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We've become so used to superhero movies with a few good sequences sandwiched between lackluster stuff that I wonder if moviegoers are ready for a beautifully constructed one with a beginning, middle and end. That would be "The Batman."

It's the bleakest "Batman," which is saying something for a franchise in which two movies have the word "dark" in their titles. It's dark both in the amount of nighttime scenes and its story. It's more personal than most "Batman" movies, with the caped crusader investigating corruption that may involve his own family tree. And the murders are brutal, beginning with one where the killer seems to nod to the classic "Seven" by leaving a blood-stained numeral 7 behind.

The bodies pile up quickly in "The Batman," pointing to several shadowy creeps. There's underworld figure Oswald Cobblepot/Penguin, played by an unrecognizable Colin Farrell, looking like Robert De Niro in a fat suit. He operates out of a sleazy club whose employees include Selina Kyle/Catwoman, played by the sensational Zoë Kravitz.

Kravitz has a tough act to follow, what with memorable TV versions of Catwoman and movie felines recently played by Oscar winners Halle Berry and Anne Hathaway. I'm very fond of Michelle Pfeiffer, but Kravitz feels less cartoonish in her depiction of a woman, beaten up by life, who's torn between justice and vengeance. Batman is a lousy part, and Robert Pattinson is fine in a role that calls for speaking raspily and looking decent in rubber. But Kyle/Catwoman is a passionate, wounded soul, and Kravitz makes her moral flip-flopping seem real.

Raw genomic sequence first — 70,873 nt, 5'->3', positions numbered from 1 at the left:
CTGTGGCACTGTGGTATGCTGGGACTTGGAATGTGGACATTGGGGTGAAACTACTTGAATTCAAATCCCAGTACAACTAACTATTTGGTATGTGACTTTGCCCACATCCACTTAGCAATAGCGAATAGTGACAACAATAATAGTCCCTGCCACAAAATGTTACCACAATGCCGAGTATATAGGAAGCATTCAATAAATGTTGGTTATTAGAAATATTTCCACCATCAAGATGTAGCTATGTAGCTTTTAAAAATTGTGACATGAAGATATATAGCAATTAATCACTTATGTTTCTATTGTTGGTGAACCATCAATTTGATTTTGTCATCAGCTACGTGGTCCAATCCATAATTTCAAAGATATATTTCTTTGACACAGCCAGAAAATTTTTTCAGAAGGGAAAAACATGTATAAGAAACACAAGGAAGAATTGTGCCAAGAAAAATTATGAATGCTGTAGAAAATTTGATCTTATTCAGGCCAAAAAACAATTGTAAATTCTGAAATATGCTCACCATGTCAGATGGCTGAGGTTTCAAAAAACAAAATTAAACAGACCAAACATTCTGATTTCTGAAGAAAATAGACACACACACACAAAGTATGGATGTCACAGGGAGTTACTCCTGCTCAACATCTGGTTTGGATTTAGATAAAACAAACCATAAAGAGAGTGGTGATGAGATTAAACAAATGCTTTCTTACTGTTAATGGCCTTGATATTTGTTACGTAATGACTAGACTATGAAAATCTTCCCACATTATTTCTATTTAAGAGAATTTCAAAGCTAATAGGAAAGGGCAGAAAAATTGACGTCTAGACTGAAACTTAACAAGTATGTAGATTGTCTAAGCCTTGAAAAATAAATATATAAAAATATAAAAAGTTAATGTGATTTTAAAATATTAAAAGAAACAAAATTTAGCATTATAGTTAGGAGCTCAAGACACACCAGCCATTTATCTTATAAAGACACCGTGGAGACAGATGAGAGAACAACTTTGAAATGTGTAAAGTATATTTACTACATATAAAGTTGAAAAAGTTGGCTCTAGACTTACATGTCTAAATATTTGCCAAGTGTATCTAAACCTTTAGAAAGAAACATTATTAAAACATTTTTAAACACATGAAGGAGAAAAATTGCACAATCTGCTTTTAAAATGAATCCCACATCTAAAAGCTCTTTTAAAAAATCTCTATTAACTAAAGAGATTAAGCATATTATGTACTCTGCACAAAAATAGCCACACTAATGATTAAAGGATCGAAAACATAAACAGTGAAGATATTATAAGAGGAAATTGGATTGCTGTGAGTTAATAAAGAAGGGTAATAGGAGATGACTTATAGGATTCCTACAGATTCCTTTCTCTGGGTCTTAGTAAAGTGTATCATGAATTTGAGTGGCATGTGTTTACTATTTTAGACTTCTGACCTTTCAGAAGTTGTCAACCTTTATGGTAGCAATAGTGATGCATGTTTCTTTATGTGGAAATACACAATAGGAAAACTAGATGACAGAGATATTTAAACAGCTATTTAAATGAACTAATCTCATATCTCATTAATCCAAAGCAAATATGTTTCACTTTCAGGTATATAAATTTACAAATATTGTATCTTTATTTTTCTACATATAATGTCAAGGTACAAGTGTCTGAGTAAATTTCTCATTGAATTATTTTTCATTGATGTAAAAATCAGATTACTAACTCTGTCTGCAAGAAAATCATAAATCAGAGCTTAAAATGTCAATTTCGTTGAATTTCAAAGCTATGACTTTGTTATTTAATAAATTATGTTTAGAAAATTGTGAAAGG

Catwoman supplies one of three strong narrative threads that reinforce one another as "The Batman" builds momentum. There's Batman's search for the true story of his origins. There's the investigation into multiple murders, whose perpetrator leaves byzantine clues (spoiler alert: He's the Riddler). And there's Selina's search for the parties who destroyed her family and plunged Gotham City into chaos.

Speaking of Gotham, I'm probably the last person on the planet to notice that the name has the same root as "gothic." "The Batman" lays on Goth touches, from the kohl Batman paints around his eyes, the better to blend in with his black mask, to the Gothic cathedral-like penthouse where he lives, to the creepy Snapchat fanboys whose "likes" fuel Riddler's evil plan to bring down Gotham.

The downside is that this is very familiar. Director Matt Reeves' vision is strong but nothing here is mind-blowingly new. Batman's soul-searching, Gotham's alleys and the idea that the cards are stacked against us Average Joes — all of that has been done before, and done shorter (at nearly three hours, "Batman" seems to end a couple of times).

So it's all about the execution. Having recently watched clips of all the "Batman" movies, I'm confident the special effects have never been better — even the flying scenes, which always look like animation in a brightly lit "Spider-Man" movie, are natural looking. And each scene is built for maximum impact. If you're curious why the editing category should be presented on-camera at the next Oscars, take a look at the Penguin/Batman chase, in which William Hoy and Tyler Nelson build a tense rhythm out of shots of wheels turning, fearful faces and close-ups of bits of cars.

You probably already know if you want to see another "Batman." But if you're on the fence, my advice is the same you often hear at the beginning of car chases like that one: "Go, go go!"

'The Batman'

***1/2 out of 4 stars

Rated: PG-13 for strong language and gruesome violence.

Where: Area theaters.